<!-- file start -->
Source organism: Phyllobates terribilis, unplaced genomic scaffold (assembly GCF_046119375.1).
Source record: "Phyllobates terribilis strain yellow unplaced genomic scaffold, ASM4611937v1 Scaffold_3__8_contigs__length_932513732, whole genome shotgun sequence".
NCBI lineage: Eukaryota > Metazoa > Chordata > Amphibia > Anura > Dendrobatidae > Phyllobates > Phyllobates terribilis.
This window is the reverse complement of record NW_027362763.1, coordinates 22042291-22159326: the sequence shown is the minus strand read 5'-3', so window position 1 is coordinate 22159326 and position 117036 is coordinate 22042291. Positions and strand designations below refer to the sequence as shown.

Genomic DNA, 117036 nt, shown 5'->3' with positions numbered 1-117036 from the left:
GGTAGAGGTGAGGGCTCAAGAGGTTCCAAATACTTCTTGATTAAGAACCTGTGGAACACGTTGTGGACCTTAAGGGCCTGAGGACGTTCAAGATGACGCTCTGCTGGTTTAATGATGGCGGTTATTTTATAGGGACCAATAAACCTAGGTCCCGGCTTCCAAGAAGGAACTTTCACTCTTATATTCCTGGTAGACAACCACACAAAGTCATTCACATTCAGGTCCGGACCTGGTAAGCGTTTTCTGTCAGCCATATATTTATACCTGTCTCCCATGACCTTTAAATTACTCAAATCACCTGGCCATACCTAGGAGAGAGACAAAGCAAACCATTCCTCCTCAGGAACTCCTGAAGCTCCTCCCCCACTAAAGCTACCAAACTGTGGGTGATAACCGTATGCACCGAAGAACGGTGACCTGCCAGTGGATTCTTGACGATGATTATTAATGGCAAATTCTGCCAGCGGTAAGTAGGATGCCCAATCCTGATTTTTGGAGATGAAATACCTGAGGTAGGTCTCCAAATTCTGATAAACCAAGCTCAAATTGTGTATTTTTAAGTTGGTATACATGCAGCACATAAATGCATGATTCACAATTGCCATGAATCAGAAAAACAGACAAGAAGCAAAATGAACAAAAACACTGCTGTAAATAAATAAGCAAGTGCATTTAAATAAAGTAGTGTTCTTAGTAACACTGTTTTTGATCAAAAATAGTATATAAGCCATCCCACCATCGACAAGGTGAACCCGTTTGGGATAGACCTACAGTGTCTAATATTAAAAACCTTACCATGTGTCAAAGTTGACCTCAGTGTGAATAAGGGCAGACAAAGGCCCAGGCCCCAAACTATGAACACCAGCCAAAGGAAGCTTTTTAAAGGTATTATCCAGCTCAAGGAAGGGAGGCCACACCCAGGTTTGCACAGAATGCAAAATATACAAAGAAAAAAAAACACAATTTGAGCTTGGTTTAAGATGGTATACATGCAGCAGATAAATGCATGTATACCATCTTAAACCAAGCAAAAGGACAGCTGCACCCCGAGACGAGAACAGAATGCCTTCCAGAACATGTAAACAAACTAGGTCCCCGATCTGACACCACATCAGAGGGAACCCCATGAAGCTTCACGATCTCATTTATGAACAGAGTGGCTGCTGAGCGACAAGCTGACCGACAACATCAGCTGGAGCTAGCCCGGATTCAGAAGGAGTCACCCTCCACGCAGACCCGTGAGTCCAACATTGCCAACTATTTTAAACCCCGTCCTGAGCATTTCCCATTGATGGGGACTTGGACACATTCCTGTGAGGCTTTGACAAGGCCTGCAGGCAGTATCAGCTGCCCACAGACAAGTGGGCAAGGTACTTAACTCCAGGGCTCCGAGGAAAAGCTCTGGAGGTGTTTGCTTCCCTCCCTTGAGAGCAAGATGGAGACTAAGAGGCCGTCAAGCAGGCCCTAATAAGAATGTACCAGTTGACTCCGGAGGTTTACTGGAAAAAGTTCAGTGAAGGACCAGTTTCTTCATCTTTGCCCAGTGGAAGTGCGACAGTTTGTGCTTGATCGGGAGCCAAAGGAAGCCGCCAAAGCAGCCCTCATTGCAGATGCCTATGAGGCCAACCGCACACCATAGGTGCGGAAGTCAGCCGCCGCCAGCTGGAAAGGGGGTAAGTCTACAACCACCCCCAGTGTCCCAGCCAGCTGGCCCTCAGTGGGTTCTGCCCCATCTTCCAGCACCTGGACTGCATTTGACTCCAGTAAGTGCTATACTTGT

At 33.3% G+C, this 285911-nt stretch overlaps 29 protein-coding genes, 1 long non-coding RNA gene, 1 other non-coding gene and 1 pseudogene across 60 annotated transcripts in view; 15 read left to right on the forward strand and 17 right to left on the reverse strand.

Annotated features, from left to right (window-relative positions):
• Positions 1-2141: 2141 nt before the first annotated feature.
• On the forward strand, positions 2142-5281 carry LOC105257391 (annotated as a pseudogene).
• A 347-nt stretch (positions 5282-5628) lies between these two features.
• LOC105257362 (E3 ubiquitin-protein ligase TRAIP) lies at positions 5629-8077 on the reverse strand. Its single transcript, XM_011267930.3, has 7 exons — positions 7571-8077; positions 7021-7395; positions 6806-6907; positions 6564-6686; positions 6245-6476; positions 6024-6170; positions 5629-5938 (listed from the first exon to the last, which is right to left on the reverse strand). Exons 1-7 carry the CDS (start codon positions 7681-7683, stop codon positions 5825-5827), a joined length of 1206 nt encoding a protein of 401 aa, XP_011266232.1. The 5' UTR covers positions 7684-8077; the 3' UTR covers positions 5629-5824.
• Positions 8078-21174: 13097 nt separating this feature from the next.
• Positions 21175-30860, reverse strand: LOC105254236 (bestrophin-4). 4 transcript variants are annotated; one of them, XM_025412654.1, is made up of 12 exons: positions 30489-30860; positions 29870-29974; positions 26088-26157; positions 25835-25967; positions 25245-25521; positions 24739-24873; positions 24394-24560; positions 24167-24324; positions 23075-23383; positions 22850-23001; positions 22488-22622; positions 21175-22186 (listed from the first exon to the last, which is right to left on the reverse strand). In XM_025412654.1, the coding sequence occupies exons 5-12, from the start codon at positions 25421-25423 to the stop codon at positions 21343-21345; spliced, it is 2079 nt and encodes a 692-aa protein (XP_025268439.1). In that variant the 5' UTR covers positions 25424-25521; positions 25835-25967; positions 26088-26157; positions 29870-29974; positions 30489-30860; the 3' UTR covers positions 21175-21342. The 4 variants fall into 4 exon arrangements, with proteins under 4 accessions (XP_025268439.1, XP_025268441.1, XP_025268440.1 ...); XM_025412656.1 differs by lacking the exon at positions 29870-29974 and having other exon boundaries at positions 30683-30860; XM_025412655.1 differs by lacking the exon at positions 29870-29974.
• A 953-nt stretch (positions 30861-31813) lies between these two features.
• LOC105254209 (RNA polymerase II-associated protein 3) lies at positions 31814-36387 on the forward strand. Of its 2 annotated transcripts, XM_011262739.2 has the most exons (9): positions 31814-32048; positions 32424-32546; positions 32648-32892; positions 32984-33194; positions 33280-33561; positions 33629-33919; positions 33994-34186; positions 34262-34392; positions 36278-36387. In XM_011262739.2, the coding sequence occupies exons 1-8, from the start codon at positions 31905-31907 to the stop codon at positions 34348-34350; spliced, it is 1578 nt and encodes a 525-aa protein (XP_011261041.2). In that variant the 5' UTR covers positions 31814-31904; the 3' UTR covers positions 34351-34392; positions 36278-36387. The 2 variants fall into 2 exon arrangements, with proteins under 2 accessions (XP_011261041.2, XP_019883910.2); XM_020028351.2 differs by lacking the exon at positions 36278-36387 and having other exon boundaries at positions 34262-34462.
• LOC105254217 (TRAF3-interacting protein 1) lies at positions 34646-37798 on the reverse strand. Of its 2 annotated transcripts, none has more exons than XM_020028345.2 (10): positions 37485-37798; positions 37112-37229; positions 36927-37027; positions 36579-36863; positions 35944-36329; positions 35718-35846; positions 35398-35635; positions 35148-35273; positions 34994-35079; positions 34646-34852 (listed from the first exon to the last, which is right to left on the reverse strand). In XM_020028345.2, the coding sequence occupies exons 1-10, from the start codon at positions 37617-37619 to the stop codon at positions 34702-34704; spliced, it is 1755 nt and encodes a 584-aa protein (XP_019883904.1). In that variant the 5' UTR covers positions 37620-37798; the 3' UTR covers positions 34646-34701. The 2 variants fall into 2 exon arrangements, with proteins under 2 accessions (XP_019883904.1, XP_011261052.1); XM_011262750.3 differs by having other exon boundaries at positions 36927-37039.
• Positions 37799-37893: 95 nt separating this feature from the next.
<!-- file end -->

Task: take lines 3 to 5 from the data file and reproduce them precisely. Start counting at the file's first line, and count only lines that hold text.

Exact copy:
NCBI lineage: Eukaryota > Metazoa > Chordata > Amphibia > Anura > Dendrobatidae > Phyllobates > Phyllobates terribilis.
This window is the reverse complement of record NW_027362763.1, coordinates 22042291-22159326: the sequence shown is the minus strand read 5'-3', so window position 1 is coordinate 22159326 and position 117036 is coordinate 22042291. Positions and strand designations below refer to the sequence as shown.

Genomic DNA, 117036 nt, shown 5'->3' with positions numbered 1-117036 from the left: